Marinette Co. Tourism Alliance Elects Officers
After several months of meetings aborted for lack of a quorum, Marinette County Tourism Alliance had a long and productive meeting Thursday evening, March 8 that included reelection of Supervisor Nick Lakari as chair and Becky DeWitt as vice chair, seating several new members, and reports on the recent Governors Conference on Tourism by Lakari, Amy Shaffer and Tourism Director Jamie Darge.
The group agreed to pay $850 toward the cost of signs Peshtigo Chamber of Commerce will erect on the Hwy. 41 by-pass to help while the Peshtigo River Bridge in the city is being rebuilt, and $500 to help sponsor the second annual Marinette Logging and Heritage Festival July 14-15.
Alliance committee members present at the start of the meeting were Supervisors Lakari and Shirley Kaufman, as representatives of the County Boards Economic Development Committee; DeWitt, representing the City of Marinette; Treasurer Renee Kresl, representing Peshtigo Chamber of Commerce; Peggy Hansen, of the Coleman Cougar Country Business Association; Shaffer, representing Crivitz Business Association, and Shirley Prudhomme and Melissa Wason as representatives of the public at large.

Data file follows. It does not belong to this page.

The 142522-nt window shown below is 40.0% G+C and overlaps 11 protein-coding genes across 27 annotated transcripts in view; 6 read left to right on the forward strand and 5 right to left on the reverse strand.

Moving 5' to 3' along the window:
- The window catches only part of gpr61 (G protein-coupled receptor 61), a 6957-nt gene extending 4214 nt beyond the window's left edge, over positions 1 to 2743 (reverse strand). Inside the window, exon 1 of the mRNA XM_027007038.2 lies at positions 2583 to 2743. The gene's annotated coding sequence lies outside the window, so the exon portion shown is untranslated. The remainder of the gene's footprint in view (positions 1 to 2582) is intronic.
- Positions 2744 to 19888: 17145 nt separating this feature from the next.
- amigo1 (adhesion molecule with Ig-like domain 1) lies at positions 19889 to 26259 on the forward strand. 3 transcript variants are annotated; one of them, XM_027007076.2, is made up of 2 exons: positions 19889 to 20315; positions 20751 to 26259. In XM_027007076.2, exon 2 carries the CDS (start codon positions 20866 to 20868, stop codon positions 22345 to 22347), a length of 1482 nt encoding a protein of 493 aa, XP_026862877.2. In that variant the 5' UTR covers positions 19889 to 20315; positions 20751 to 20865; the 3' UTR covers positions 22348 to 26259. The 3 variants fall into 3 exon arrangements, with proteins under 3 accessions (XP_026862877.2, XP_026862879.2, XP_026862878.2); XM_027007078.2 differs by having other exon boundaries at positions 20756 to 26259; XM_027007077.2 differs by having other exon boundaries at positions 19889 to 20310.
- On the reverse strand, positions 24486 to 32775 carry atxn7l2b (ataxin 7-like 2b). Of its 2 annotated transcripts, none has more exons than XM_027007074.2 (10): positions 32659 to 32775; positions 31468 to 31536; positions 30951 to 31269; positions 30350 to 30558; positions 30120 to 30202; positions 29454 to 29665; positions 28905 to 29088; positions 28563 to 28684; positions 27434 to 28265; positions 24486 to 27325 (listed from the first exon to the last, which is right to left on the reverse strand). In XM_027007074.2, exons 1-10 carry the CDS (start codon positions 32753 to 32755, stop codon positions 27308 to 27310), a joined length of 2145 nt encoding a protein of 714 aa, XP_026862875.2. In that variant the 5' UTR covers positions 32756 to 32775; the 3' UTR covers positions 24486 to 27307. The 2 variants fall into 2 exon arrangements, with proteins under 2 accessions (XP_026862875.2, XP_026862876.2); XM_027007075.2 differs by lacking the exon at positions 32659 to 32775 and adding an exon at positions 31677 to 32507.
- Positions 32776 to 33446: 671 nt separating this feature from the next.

Supervisor John Guarisco, who represents Crivitz Rec Association, was out of town for a tourism trade show and did not attend and Wausaukee representative Jim Brien was absent and excused, as was Phil Haag.
Later in the meeting Deva Bhatt, manager of the Super 8 Motel, was added to the Alliance as the Marinette/Menominee Area Chamber of Commerce representative for a 2-year term, and was seated immediately. Membership of Kim DeForge for a 2-year term as the City of Niagara representative was accepted, and Catherine Cluff of the Four Seasons Resort was approved to fill one of the two remaining at-large positions, leaving one vacancy. Lakari reported they confirmed former member Peggy Landwehr in December, but she subsequently switched jobs and moved out of state.
According to the groups by-laws, election of officers should have been held in January but there was no quorum for a meeting. Incumbent Chair Lakari was returned to office by unanimous vote. Shaffer and DeWitt were nominated for the vice chair position, and after the eight members present voted by paper ballot there was a tie. The tie was settled by drawing names and DeWitt was returned to office.